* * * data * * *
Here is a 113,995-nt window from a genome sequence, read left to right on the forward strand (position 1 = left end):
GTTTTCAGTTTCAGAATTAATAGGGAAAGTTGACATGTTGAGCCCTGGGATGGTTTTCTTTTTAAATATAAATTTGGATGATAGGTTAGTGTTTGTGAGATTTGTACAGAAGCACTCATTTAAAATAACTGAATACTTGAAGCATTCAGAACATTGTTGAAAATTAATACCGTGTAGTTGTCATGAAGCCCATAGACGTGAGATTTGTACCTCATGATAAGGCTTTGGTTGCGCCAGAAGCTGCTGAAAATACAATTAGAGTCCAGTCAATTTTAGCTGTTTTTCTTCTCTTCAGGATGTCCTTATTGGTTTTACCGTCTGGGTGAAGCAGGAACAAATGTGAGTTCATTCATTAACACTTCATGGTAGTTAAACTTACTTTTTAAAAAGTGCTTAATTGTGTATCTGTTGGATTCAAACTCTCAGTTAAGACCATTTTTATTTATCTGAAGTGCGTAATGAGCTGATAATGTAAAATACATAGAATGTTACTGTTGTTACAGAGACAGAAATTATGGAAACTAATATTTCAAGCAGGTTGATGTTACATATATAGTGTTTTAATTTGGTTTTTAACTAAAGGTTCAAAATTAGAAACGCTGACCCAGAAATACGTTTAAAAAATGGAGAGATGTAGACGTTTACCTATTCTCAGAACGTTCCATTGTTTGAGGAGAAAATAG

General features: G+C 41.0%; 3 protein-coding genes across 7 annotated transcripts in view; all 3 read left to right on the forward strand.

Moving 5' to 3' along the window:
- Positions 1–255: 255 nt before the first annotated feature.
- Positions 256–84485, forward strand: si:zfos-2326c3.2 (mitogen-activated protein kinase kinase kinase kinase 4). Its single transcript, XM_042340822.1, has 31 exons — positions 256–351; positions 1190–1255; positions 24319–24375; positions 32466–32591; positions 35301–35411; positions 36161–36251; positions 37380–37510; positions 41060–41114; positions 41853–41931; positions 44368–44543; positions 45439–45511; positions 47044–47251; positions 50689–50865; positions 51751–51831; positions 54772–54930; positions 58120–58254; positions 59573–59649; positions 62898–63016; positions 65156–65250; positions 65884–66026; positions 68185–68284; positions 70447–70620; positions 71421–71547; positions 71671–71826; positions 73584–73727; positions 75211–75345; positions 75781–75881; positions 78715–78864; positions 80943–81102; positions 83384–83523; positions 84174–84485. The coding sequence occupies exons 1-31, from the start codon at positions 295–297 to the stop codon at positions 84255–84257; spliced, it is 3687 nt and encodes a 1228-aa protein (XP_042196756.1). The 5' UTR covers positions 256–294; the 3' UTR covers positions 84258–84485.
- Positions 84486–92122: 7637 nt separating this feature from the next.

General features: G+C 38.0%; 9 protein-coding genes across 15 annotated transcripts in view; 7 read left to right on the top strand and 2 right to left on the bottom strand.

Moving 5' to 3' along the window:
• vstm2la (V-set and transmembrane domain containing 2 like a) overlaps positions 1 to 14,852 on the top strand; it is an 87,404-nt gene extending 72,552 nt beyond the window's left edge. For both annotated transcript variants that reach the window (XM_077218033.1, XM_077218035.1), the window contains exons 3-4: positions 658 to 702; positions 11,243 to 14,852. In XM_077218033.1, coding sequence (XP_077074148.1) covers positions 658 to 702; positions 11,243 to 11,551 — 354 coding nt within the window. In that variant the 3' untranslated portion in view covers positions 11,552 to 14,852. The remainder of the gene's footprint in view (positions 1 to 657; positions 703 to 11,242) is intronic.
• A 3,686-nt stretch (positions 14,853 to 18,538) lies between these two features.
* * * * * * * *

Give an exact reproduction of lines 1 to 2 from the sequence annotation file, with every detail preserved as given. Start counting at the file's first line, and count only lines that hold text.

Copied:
Here is a 113,995-nt window from a genome sequence, read left to right on the forward strand (position 1 = left end):
GTTTTCAGTTTCAGAATTAATAGGGAAAGTTGACATGTTGAGCCCTGGGATGGTTTTCTTTTTAAATATAAATTTGGATGATAGGTTAGTGTTTGTGAGATTTGTACAGAAGCACTCATTTAAAATAACTGAATACTTGAAGCATTCAGAACATTGTTGAAAATTAATACCGTGTAGTTGTCATGAAGCCCATAGACGTGAGATTTGTACCTCATGATAAGGCTTTGGTTGCGCCAGAAGCTGCTGAAAATACAATTAGAGTCCAGTCAATTTTAGCTGTTTTTCTTCTCTTCAGGATGTCCTTATTGGTTTTACCGTCTGGGTGAAGCAGGAACAAATGTGAGTTCATTCATTAACACTTCATGGTAGTTAAACTTACTTTTTAAAAAGTGCTTAATTGTGTATCTGTTGGATTCAAACTCTCAGTTAAGACCATTTTTATTTATCTGAAGTGCGTAATGAGCTGATAATGTAAAATACATAGAATGTTACTGTTGTTACAGAGACAGAAATTATGGAAACTAATATTTCAAGCAGGTTGATGTTACATATATAGTGTTTTAATTTGGTTTTTAACTAAAGGTTCAAAATTAGAAACGCTGACCCAGAAATACGTTTAAAAAATGGAGAGATGTAGACGTTTACCTATTCTCAGAACGTTCCATTGTTTGAGGAGAAAATAG